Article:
• That’s a really good point. I’ve heard the above-the-chest advice too and it doesn’t work for me. I tried that when I had mono earlier this year, and it was a terrible, terrible idea.

      But like you said, it’s a journey, and we have to learn what works for us. Sometimes that’s harder than it is for others, but so be it. 🙂

  • DJ Waters

    I’ve wanted to be a runner my entire life and finally, at 40’something, decided with my life change of becoming healthy and fit, dropping 22 lbs and still dropping (I’m 4’11” –from 152 lbs to 130 lbs currently), running was finally something I would pursue….until I ran a half block and my lungs reminded me I had EIA.

    I’d been walking almost 3 miles 3x a week and just over a mile every morning before work, doing strength training 4x a week, and hadn’t put anything in my body that wouldn’t benefit it. I felt like a machine. Silly me to forget I had asthma. After doing some reading online, I discovered all was not lost, saw my doctor, and was prescribed Abuterol. Problem solved, right?

    Wrong. I thought this meant I would be off and running like everyone else after my first two puffs, 15 minutes prior to running during my walk/warm-up period. As it stands now, I’m 2 full minutes of running, 1:30 walk. I’m frustrated beyond belief, to the point of tears and wonder if I’ll ever be the person who can make even one full mile without stopping. I should mention this has been over a near 9 week period.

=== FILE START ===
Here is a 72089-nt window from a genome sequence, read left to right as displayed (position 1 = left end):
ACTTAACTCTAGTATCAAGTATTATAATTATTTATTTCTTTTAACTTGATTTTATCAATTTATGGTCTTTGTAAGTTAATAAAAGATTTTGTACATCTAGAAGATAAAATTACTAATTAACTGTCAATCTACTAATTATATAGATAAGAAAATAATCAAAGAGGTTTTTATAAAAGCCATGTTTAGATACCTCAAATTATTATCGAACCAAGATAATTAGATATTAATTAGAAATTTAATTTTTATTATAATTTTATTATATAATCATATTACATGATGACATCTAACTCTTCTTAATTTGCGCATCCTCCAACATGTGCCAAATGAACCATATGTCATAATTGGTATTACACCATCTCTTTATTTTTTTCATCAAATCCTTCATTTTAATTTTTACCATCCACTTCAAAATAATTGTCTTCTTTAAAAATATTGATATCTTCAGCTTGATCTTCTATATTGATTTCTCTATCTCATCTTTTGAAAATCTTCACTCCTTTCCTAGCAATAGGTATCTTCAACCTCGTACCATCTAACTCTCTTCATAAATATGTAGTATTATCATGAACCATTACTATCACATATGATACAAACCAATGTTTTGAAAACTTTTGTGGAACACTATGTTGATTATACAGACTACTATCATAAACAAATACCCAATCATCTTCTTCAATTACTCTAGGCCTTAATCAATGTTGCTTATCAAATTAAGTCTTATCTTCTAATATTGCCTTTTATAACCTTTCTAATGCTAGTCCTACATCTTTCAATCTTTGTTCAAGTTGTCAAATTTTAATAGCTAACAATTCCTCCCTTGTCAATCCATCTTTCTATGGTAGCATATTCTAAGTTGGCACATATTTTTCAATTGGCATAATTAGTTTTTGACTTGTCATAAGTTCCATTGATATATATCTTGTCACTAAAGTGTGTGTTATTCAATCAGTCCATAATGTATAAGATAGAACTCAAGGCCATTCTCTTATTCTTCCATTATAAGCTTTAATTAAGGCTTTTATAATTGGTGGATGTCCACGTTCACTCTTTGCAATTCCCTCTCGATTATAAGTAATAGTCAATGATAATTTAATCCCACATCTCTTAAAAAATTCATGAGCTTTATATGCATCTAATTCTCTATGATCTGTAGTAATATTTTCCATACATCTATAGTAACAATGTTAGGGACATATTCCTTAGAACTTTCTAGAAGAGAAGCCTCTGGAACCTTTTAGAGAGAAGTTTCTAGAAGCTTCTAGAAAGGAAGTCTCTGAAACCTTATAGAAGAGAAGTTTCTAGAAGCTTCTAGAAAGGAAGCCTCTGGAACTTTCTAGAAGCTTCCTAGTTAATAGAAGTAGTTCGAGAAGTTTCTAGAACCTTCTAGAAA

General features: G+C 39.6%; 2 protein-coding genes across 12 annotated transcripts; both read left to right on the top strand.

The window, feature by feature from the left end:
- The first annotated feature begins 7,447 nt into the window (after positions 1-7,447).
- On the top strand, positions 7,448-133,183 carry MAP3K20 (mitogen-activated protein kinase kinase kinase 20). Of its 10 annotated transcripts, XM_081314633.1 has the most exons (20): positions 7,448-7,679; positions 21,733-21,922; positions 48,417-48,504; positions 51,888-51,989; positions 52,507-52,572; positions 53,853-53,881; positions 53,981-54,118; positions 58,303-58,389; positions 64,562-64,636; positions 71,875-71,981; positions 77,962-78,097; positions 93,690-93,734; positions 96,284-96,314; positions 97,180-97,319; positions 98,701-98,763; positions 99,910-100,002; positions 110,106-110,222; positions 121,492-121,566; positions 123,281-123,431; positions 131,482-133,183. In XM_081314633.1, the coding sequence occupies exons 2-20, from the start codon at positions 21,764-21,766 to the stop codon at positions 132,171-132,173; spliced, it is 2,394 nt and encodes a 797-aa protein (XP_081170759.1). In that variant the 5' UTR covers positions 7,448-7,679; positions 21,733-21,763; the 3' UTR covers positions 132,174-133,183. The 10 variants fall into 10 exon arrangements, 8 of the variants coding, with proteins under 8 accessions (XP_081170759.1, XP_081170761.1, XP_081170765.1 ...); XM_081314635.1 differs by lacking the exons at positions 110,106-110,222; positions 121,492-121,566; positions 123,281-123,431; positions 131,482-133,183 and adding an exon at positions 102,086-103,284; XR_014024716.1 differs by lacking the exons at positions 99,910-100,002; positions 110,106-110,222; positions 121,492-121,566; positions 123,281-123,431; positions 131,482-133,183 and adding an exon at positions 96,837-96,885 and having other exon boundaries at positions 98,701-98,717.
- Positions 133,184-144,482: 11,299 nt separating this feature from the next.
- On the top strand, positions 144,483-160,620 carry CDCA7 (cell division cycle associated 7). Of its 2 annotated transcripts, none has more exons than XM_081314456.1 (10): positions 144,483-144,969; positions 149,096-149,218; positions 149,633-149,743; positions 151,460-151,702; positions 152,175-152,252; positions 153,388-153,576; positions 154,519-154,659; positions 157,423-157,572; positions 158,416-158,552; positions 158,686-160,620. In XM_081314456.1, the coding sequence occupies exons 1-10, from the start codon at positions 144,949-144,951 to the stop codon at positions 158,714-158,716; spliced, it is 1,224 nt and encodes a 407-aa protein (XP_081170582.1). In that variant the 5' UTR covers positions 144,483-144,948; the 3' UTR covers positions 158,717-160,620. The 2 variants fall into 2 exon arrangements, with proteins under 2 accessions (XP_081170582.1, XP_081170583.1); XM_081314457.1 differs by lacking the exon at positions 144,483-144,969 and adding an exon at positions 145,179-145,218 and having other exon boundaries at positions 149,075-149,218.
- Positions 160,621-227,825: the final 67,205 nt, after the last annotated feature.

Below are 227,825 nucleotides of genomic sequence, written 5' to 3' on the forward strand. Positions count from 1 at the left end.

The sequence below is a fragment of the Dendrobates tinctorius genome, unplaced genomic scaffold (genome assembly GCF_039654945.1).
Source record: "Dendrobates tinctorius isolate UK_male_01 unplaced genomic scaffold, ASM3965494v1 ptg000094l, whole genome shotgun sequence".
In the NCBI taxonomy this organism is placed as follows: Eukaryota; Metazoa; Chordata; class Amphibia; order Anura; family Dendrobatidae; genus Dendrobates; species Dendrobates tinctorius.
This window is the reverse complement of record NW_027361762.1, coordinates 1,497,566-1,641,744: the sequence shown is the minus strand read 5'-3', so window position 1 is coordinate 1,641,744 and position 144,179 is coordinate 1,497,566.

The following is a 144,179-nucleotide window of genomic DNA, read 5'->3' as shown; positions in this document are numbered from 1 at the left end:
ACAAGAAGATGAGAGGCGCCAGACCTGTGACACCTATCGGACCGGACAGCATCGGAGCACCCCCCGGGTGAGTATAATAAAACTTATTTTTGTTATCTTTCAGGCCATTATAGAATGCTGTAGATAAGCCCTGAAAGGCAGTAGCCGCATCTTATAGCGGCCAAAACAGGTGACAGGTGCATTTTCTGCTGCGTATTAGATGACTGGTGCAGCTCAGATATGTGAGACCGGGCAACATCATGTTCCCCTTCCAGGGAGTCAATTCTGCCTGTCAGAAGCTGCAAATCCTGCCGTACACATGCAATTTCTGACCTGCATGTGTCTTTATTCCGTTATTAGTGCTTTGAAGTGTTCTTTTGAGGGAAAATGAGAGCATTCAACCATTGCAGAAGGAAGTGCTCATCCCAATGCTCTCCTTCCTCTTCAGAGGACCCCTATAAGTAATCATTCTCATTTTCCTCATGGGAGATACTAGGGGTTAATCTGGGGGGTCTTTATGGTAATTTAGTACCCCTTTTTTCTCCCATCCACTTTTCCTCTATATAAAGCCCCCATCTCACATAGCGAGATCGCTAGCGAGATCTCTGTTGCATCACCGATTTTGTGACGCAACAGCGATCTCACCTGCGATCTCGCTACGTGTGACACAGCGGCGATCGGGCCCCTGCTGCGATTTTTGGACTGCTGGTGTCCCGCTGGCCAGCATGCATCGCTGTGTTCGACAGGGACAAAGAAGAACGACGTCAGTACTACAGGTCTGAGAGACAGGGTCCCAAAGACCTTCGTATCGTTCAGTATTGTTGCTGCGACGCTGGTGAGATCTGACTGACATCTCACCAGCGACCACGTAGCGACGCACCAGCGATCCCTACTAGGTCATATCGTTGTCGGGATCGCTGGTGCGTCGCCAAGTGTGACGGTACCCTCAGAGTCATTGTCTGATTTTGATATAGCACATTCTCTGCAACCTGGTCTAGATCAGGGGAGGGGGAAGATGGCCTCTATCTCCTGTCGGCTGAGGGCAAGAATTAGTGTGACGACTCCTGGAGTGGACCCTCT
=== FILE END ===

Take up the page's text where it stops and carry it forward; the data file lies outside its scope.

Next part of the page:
Thanks for listening and for posting your successes here. It’s been inspirational and will certainly help me continue to push forward.

    • Thanks for sharing your story! I struggle with the same thing every day, still. I huff and puff outside and I know the asthma still keeps me behind where I’d be otherwise. The Albuterol helps a lot, but it’s not a magic bullet.

      Just remember to keep it up because it will get easier. I’m still taking water breaks and slower walks while eating gels, but it doesn’t change the fact that I’m still running. Same goes for you. You’ll eventually find yourself able to push through for longer distances. Just take it easy and don’t hurt yourself. 😀

    • Brian

      Four years ago I went to the gym after 15 years of no or very little exercise. I hopped on the treadmill and couldn’t make 2 minutes. I define myself as self motivated. It took me one year to run one mile I weighed about 265 lbs 5’11”. It took me 2 years to run 2 miles straight still very difficult running on average 3 days a week. I had heart to heart with runner who said if you don’t run 4 days a week u won’t see any gains. 4 years in I run 5 miles minimum 4 days a week. Put your head down and one foot in front of the other no matter how slow you’ll get there. Do same mileage 3-5 times then bump it up .1 miles for 3-5 times then bump it up .1 miles. You’ll get there I promise but it’s a journey.